There have been widespread complaints by competitors from other nations that the Canadian athletes were allowed to do training runs several days before anybody else, to which the Canadian team spokesperson, in an effort to stem the controversy, replied, “It’s a bitch ain’t it when you’re not the host country, eh?” Or as those Quebec speed skaters would say, “C’est une chienne n’est pas cela quand vous n’êtes pas le pays d’accueil, eh?” But the truth is actually much darker. Not only did the Canadians get a three-day head start on training runs, but under new highly controversial rules announced at the last minute, all the non-Canadian skiers are required to have their skis retrofitted with tire tread bottoms, ostensibly for better traction on turns. And all non-Canadian speed skaters must skate backwards for the first lap of each race. That seems outrageously unfair to me, but then who can understand the sinister Canadian mind?
Canada has long had the much deserved reputation for being a nation of rude, arrogant, boorish “we’re better than everybody else” loudmouths, in stark contrast to the quieter, more introspective, modest nature of their neighbors to the south. But the Canadians do not have a lock on all the bad behavior. The US hockey team flagrantly violated the rules against putting commercial slogans on their uniforms when the American goalie, Ryan Miller, put the words “It’s Miller Time” on the back of his helmet. Another teammate had the temerity to put the following crass message on his helmet: “Support our Troops.” Wisely, the Canadian Olympic Committee forced him to remove this highly offensive commercial endorsement which showed blatant favoritism towards our troops over other troops.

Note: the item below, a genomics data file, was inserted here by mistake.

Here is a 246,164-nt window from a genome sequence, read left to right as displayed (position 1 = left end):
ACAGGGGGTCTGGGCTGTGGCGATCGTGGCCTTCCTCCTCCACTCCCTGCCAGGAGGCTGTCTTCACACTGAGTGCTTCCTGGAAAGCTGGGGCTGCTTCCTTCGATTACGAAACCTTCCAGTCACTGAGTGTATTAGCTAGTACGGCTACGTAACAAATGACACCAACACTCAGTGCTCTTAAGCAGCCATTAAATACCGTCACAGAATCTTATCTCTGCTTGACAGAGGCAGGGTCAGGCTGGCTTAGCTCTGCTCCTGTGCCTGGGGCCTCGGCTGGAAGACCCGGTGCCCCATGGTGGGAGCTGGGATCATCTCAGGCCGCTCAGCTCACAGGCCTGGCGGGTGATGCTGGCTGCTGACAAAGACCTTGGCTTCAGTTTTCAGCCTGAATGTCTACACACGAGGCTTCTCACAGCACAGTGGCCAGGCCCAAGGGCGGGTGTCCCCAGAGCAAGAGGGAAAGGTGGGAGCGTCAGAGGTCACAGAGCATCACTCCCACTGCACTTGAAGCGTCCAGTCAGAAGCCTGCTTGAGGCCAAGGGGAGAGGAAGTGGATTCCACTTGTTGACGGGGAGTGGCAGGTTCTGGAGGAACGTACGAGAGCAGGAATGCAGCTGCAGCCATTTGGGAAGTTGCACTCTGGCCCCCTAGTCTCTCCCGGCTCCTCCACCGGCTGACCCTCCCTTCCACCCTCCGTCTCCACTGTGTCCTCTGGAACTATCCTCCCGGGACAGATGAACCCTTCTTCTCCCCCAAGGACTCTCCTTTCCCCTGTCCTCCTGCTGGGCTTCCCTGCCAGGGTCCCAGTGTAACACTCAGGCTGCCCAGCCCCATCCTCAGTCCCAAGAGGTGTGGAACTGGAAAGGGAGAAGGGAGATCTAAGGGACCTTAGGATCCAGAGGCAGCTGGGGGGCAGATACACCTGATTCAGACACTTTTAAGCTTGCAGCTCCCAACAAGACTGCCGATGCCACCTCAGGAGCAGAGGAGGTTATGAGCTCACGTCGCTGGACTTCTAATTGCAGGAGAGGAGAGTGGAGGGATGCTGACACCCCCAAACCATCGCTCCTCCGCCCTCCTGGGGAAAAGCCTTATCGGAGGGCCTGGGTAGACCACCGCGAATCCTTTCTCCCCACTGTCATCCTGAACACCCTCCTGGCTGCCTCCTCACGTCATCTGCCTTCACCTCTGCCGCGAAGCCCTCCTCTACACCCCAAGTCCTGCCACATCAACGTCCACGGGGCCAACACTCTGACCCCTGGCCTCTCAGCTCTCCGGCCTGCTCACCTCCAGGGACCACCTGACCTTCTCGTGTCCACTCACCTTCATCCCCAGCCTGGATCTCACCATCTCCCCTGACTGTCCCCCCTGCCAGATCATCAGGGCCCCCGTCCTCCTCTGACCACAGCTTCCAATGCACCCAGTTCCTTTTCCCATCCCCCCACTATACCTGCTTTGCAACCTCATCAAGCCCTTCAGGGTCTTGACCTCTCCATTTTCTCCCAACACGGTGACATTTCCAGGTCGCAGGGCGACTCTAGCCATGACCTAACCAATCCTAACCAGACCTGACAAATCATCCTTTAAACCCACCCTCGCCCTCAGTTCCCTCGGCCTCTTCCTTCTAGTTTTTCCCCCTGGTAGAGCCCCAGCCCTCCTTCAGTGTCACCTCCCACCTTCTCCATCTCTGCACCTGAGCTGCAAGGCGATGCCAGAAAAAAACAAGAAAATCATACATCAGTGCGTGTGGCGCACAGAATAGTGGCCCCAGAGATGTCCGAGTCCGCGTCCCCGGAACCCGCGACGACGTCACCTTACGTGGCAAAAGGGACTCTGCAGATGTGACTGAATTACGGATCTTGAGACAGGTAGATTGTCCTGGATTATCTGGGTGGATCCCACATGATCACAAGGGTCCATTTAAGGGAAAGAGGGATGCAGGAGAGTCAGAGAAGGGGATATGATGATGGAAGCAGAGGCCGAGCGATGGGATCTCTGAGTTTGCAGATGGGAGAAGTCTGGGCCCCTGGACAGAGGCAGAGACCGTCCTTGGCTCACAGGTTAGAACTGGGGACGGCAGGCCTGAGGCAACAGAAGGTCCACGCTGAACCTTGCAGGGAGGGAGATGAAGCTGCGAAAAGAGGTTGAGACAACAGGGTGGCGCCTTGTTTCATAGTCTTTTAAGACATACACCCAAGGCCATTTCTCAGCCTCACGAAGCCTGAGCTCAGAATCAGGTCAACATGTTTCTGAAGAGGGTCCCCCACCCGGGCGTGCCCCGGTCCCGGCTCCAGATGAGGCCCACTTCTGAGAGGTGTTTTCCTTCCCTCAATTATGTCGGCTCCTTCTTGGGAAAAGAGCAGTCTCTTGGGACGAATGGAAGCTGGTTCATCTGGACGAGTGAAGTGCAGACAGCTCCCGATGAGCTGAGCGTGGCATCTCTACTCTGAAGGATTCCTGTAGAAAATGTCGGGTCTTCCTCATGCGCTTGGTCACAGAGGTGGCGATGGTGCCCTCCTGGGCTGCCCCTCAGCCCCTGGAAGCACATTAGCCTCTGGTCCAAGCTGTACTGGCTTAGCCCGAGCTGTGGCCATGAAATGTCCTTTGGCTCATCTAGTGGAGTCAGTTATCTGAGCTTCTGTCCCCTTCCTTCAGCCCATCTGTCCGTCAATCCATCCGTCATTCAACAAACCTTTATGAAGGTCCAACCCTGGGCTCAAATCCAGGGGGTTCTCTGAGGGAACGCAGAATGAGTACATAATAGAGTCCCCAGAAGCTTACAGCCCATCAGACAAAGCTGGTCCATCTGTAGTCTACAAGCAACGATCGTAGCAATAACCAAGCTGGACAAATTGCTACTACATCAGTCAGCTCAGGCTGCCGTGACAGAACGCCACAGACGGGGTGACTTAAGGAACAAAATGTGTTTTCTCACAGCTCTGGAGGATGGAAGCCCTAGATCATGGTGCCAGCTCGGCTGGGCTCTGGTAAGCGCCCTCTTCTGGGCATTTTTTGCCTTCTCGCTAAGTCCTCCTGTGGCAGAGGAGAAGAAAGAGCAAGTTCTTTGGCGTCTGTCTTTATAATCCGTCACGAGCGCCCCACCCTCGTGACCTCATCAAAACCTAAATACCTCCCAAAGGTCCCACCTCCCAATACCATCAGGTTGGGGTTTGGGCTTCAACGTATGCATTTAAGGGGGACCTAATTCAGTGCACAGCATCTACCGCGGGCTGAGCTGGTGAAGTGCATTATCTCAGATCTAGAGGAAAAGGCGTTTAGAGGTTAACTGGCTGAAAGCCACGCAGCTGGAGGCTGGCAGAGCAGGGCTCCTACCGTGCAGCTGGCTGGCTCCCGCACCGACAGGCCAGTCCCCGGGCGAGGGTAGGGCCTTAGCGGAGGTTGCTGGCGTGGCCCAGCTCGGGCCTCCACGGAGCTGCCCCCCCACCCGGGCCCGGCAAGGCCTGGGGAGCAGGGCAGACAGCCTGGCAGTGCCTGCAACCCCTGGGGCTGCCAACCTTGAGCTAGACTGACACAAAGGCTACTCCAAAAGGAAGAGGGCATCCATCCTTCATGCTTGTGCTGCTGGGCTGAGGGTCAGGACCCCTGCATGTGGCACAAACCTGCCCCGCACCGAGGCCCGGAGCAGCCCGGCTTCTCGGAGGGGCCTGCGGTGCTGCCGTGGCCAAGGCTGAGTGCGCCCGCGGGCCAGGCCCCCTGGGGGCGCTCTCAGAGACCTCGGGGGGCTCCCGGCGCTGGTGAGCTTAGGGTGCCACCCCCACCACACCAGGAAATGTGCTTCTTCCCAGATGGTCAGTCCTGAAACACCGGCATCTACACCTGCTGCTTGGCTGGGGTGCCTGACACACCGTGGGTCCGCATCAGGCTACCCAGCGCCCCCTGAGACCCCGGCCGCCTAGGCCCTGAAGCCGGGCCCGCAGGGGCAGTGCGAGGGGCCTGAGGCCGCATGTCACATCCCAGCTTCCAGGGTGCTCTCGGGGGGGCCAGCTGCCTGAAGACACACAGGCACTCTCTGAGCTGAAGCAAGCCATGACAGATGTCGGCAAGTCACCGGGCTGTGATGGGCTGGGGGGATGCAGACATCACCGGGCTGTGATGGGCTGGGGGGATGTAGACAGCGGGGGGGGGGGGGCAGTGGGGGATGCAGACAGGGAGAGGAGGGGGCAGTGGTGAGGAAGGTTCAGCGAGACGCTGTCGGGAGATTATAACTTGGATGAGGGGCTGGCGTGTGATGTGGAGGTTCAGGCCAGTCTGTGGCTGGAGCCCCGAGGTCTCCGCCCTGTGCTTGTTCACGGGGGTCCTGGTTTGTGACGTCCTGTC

I have to wag another finger of disapproval at NBC television for its shamelessly bad coverage of the games. I echo the complaints of so many others who have rightly pointed out that NBC dropped the ball by:
- Tape-delaying coverage of many key events when they should have shown the events live
- Running live coverage of many key events when they should have shown the events tape-delayed
- Showing way too much figure skating, snowboarding and curling
- Showing not nearly enough figure skating, snowboarding or curling
- Not covering just the events I want to see when I want to see them and eliminating coverage of the ones I don’t follow. I was a Nielsen household once in 1995. NBC should know by now that I really like watching the luge coverage but think the two-man luge is boring.
But back to laying the blame on Canada. The fact is the list of blunders, screw-ups and bad decisions by the Vancouver Olympic Organizing Committee is higher than the peak amplitude of a Shaun White Double McTwist 1260. They were even planning on having Tiger Woods light the torch at the opening ceremony using a 9-iron, until someone at the last minute suggested it might be better to choose Mr. Hockey and Canadian legend, Wayne Gretsky instead. About time you got one call right, Canada.
The Games have gotten so out of hand that even the politicians are making a mess of things. Just this past week, in a spirit of bipartisanship, President Obama invited several Senators and members of the House of Representatives to watch some of the Olympics coverage with him at the White House. At one point, during a hockey game, he jumped up and shouted “Go USA!” Four Republican Senators immediately jumped up in protest and angrily shouted “HEY, HEY, Switzerland”, further proving that there is nothing President Obama can be in favor of which Republicans won’t oppose.
You can blame Canada. I know I do.
That’s the view from the bleachers (where it’s really cold out. Does anyone have cocoa?) Perhaps I’m off base.
© Tim Jones, View from the Bleachers 2010 – 2011